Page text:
Ferran Adrià, the internationally acclaimed chef whose El Bulli in Spain is revered as the world's premier outpost of gastronomic inventiveness, has ventured to Italy to learn a more humble art, pizza making. And perhaps not surprisingly, some Italians have a problem with that.
Ferran and his brother Alberto, the pastry chef at cutting-edge El Bulli, plan to open a straightforward pizzeria in Barcelona, apparently one that will be gimmick-free. They insist their goal is to create an honest interpretation of the Italian specialty, not to wheel out chemicals, liquid nitrogen and other experimental cooking methods to alter toppings, the sauce or dough. FOR THE RECORD: Photo credit: A Food section photograph that accompanied a May 13 article about El Bulli chef Ferran Adria was credited to Phil Gallo. The photographer was Giulio Ferrari. —
In order to do that, they are scouring Italy to unearth secrets. "We'll learn to make it well, this national dish of yours," Alberto told La Stampa, the daily newspaper in Turin, during his recent visit to the city in the northwestern region of Piedmont.
He had earlier visited Italy to learn how to make panettone, the light Christmas sweet bread, but says he had too much respect for the original to go into competition. But pizza, Alberto Adrià said, is another thing. "Ferran likes it too much. So we asked ourselves: 'Why can't we have a decent one in Barcelona? We should be the one to try.' "
Vincenzo Mansi, a world-champion pizza maker from Capri, is skeptical. Despite the successes that Mario Batali and Wolfgang Puck have had in the U.S., in Italy the idea of a fine-dining chef suddenly turning into a pizza maker is not just foreign -- it's preposterous.
"The secret of the pizza is inside the blood," Mansi said. "You don't wake up one morning and improvise yourself as a pizzaiolo. I've been doing this for over 18 years, and I still don't feel like I've mastered it. You need to know how to touch the dough. You need to know how to deal with the ingredients. You don't become pizzaiolo, you are born pizzaiolo."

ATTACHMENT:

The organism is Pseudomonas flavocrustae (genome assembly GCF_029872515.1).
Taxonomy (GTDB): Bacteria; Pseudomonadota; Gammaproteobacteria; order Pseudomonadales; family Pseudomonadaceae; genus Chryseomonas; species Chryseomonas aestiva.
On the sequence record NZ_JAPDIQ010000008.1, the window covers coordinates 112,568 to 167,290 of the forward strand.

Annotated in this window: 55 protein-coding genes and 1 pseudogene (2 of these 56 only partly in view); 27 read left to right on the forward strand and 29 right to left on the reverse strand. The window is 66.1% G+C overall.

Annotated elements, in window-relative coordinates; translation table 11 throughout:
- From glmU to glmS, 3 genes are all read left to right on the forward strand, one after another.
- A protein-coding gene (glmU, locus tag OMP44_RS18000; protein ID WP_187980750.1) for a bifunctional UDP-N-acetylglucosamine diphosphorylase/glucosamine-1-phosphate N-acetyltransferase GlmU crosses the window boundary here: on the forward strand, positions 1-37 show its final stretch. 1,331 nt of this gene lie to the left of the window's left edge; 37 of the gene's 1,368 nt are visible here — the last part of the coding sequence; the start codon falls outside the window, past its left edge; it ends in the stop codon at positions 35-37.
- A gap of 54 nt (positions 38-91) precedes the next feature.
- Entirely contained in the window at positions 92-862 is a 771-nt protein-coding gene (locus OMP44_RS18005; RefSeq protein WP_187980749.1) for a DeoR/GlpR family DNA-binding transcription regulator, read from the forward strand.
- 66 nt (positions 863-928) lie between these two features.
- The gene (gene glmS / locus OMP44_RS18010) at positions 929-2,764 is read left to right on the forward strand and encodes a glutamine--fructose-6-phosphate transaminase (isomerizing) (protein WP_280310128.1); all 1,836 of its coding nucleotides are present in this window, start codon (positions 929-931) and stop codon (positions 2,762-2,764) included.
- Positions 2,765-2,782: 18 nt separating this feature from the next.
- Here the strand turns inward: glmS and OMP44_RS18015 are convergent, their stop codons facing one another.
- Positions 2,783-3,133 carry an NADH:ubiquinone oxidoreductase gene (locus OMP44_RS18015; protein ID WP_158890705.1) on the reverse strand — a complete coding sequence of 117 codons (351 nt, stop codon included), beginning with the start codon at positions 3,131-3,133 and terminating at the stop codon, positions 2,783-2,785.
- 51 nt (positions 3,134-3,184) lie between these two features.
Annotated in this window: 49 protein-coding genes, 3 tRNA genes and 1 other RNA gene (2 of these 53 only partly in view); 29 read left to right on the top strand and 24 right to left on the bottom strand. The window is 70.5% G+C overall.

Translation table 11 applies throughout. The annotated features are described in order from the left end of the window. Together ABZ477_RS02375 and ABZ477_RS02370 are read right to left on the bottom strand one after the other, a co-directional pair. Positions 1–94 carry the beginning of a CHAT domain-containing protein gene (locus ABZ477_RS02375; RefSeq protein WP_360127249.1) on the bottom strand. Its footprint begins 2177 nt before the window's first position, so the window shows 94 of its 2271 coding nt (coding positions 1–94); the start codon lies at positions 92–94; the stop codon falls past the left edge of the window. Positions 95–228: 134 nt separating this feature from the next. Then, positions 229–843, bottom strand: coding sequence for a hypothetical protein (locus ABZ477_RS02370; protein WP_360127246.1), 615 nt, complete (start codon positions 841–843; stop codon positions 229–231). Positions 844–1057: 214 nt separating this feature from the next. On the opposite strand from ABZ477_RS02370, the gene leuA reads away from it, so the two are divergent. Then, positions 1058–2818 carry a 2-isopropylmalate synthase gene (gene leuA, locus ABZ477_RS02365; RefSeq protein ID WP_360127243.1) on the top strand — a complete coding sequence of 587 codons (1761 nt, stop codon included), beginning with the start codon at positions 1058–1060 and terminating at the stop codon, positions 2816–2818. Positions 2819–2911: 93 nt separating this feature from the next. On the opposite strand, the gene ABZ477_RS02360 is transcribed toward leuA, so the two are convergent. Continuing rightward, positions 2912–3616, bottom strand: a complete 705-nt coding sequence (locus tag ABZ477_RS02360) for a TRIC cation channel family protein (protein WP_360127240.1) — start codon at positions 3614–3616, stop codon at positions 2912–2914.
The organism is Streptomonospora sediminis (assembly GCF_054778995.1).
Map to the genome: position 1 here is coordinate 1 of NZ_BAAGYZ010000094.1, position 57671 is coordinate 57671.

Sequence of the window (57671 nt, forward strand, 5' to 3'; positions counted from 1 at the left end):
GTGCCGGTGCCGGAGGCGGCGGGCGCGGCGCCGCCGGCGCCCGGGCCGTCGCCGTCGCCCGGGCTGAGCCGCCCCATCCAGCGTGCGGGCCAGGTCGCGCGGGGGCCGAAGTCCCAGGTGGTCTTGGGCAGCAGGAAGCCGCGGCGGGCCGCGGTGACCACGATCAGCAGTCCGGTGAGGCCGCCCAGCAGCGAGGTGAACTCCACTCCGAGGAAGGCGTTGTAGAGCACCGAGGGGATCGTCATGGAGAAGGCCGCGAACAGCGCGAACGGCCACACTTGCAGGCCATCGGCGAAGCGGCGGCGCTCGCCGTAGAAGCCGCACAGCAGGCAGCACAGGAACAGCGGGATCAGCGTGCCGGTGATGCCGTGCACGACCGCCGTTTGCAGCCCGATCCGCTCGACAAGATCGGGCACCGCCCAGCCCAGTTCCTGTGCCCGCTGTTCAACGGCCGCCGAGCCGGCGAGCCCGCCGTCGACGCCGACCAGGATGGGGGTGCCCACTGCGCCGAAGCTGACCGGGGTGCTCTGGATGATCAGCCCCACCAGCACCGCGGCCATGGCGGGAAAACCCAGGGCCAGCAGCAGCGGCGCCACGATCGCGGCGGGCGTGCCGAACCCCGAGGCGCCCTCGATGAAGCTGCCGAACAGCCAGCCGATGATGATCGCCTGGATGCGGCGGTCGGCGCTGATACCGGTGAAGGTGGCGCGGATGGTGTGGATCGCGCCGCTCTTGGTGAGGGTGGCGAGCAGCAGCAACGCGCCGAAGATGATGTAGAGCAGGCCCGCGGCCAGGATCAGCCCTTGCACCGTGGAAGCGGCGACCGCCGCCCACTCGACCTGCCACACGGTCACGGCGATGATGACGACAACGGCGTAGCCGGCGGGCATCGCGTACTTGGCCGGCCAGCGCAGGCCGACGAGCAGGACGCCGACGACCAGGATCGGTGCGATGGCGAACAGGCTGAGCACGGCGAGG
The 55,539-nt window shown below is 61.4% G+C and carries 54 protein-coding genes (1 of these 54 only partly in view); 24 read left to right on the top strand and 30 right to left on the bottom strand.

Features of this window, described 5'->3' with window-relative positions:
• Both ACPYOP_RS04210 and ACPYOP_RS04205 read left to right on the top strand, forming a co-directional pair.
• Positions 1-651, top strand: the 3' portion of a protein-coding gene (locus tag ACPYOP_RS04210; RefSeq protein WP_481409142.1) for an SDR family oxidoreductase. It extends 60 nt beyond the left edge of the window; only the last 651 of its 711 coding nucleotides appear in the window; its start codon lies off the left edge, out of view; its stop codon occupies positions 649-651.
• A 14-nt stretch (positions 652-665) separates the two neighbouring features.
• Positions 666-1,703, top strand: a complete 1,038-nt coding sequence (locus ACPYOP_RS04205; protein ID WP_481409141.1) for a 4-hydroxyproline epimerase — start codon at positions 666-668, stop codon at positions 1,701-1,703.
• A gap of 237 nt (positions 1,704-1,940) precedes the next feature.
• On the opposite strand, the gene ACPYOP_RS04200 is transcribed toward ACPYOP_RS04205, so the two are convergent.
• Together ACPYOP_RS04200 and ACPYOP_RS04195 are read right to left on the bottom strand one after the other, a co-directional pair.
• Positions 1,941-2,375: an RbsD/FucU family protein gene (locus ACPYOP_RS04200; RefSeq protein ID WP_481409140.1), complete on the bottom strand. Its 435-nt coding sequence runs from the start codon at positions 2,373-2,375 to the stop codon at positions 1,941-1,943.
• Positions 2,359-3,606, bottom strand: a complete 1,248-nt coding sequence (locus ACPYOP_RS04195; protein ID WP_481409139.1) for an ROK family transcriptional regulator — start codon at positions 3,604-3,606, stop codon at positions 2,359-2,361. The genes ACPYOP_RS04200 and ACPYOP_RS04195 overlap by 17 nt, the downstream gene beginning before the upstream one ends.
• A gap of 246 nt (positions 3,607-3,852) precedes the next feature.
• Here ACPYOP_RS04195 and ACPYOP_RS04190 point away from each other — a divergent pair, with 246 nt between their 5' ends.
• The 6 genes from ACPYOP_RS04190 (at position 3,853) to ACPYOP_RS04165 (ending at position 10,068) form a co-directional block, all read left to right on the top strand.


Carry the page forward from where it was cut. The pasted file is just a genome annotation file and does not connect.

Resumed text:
The Adrià brothers have not announced whose pizza-making advice they are soliciting, but they have been photographed enjoying slices in Turin and Padua. They have neither a date nor a specific location for the Barcelona pizzeria.
The first inkling that Ferran Adrià was looking into pizza came in October during the Salone Internazionale Del Gusto food exhibition in Turin. He requested authentic pizza and was sent to Pizzeria La Cozza, where one of the pizzaioli is Aldo Brandi, a descendant of the inventor of the Margherita pizza 120 years ago.
Hold the foam
Giulio Ferrari, owner of Pizzeria La Cozza, said he was thrown by the news of Adrià wanting to get into pizza. "I hope he's not going to deconstruct it too much and turn it into a foam," he said.
La Stampa broke the news that the brothers had begun their great pizza hunt. It also exposed the likely reasoning: profit. The 50-seat El Bulli, located in Roses, Spain, overlooking a bay in Catalonia, is widely reputed to be a money-loser. Famous for being open only six months of the year, it employs 70 people and serves 8,000 diners, but rumors of its closure have been swirling in the restaurant world.
"We are able to continue because El Bulli is a strong brand," Alberto told students at the Istituto d'Arte Applicata in Turin. "But I don't want to cook for just a few people. And what's simpler than a disk on which one lays the ingredients of a pizza?"
Still, the idea that the Adriàs could bring pizza into the haute cuisine world sent the Italian food blogosphere reeling. While some took pride in Ferran Adrià turning his attention to Italy's cuisine, most posting on La Stampa's website, Massimo Bernardi's well-respected Dissapore and Paolo Massobrio's blog Bar Babietola responded with resentment over a foreign celebrity chef trying to redo an Italian classic.
Another champion pizza maker, Claudio Paduano of Pizzeria Madison in Nocera Inferiore near Salerno, has a more positive outlook, noting it is an honor to pizzaioli that a great chef would consider kneading and tossing dough, making sauce and creating pies.
"There is a lot to learn," Paduano said. "Nature is not constant, you need knowledge and experience in how to deal with the ingredients."
Fueling the antipathy toward Ferran Adrià was a recent weeklong series about molecular cuisine on "Striscia la Notizia," or "Slither the News," Italy's equivalent of " The Daily Show." Max Laudadio, host of the satirical program, ambushed Adrià at an April book signing in Milan and grilled him about his use of chemicals and funding he has received from chemical companies.
Adrià acknowledged he received 25,000 euros from Inicon, a project financed by the European Union to promote additives for the kitchen.
Food journalist Jörg Zipprick was on the show, contending that food additives must be labeled in packaged foods but not in restaurants that clearly use them, such as El Bulli.
Veniero Gambaro, a professor of chemical analysis in Milan, also appeared on the show and, after examining the ingredients of one dish from El Bulli , said, "Not all, but some of the ingredients found in this composition could be considered synthetic products. These are chemical additives that are used in certain processed foods and are usually regulated."
On the other hand, maybe converting the Spanish to pizza isn't such a great idea after all. Shortly after the Adriàs made their Italian tour, the American chain Pizza Hut announced it would soon close 100 of its 134 outlets in Spain.